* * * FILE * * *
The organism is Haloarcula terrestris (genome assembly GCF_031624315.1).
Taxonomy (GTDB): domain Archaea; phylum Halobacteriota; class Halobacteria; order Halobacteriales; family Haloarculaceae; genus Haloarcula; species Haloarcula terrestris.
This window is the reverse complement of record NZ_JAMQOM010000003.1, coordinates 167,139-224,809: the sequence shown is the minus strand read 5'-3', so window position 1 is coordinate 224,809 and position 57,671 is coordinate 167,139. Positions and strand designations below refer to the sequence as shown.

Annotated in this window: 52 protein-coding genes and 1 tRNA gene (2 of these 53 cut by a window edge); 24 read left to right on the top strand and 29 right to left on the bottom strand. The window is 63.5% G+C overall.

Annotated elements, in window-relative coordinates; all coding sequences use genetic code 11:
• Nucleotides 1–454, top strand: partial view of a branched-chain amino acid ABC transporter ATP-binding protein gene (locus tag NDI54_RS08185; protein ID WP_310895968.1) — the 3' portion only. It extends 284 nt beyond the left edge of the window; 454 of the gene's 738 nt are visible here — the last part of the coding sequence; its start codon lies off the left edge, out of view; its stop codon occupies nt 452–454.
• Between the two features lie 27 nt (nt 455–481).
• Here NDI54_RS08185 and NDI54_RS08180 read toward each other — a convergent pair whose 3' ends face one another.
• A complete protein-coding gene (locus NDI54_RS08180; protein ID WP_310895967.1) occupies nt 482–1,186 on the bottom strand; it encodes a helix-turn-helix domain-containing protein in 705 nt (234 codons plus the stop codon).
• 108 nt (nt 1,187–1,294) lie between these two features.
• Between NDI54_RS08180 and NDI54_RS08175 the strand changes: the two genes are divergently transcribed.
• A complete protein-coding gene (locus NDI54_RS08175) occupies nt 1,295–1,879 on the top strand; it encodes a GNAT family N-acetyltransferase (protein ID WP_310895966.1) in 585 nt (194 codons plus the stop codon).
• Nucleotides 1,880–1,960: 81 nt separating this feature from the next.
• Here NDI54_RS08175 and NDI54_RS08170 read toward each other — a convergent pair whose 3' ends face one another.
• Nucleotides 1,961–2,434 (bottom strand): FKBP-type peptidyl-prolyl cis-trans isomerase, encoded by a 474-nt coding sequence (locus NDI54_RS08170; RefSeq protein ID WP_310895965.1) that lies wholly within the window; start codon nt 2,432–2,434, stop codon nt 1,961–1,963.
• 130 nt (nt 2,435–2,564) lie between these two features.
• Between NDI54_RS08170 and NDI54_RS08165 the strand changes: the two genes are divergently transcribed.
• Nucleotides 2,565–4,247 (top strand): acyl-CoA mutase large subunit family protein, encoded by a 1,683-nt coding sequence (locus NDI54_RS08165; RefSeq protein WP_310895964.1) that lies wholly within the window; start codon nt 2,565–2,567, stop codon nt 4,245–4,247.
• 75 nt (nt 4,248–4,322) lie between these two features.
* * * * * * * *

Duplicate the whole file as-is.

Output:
The organism is Haloarcula terrestris (genome assembly GCF_031624315.1).
Taxonomy (GTDB): domain Archaea; phylum Halobacteriota; class Halobacteria; order Halobacteriales; family Haloarculaceae; genus Haloarcula; species Haloarcula terrestris.
This window is the reverse complement of record NZ_JAMQOM010000003.1, coordinates 167,139-224,809: the sequence shown is the minus strand read 5'-3', so window position 1 is coordinate 224,809 and position 57,671 is coordinate 167,139. Positions and strand designations below refer to the sequence as shown.

Annotated in this window: 52 protein-coding genes and 1 tRNA gene (2 of these 53 cut by a window edge); 24 read left to right on the top strand and 29 right to left on the bottom strand. The window is 63.5% G+C overall.

Annotated elements, in window-relative coordinates; all coding sequences use genetic code 11:
• Nucleotides 1–454, top strand: partial view of a branched-chain amino acid ABC transporter ATP-binding protein gene (locus tag NDI54_RS08185; protein ID WP_310895968.1) — the 3' portion only. It extends 284 nt beyond the left edge of the window; 454 of the gene's 738 nt are visible here — the last part of the coding sequence; its start codon lies off the left edge, out of view; its stop codon occupies nt 452–454.
• Between the two features lie 27 nt (nt 455–481).
• Here NDI54_RS08185 and NDI54_RS08180 read toward each other — a convergent pair whose 3' ends face one another.
• A complete protein-coding gene (locus NDI54_RS08180; protein ID WP_310895967.1) occupies nt 482–1,186 on the bottom strand; it encodes a helix-turn-helix domain-containing protein in 705 nt (234 codons plus the stop codon).
• 108 nt (nt 1,187–1,294) lie between these two features.
• Between NDI54_RS08180 and NDI54_RS08175 the strand changes: the two genes are divergently transcribed.
• A complete protein-coding gene (locus NDI54_RS08175) occupies nt 1,295–1,879 on the top strand; it encodes a GNAT family N-acetyltransferase (protein ID WP_310895966.1) in 585 nt (194 codons plus the stop codon).
• Nucleotides 1,880–1,960: 81 nt separating this feature from the next.
• Here NDI54_RS08175 and NDI54_RS08170 read toward each other — a convergent pair whose 3' ends face one another.
• Nucleotides 1,961–2,434 (bottom strand): FKBP-type peptidyl-prolyl cis-trans isomerase, encoded by a 474-nt coding sequence (locus NDI54_RS08170; RefSeq protein ID WP_310895965.1) that lies wholly within the window; start codon nt 2,432–2,434, stop codon nt 1,961–1,963.
• 130 nt (nt 2,435–2,564) lie between these two features.
• Between NDI54_RS08170 and NDI54_RS08165 the strand changes: the two genes are divergently transcribed.
• Nucleotides 2,565–4,247 (top strand): acyl-CoA mutase large subunit family protein, encoded by a 1,683-nt coding sequence (locus NDI54_RS08165; RefSeq protein WP_310895964.1) that lies wholly within the window; start codon nt 2,565–2,567, stop codon nt 4,245–4,247.
• 75 nt (nt 4,248–4,322) lie between these two features.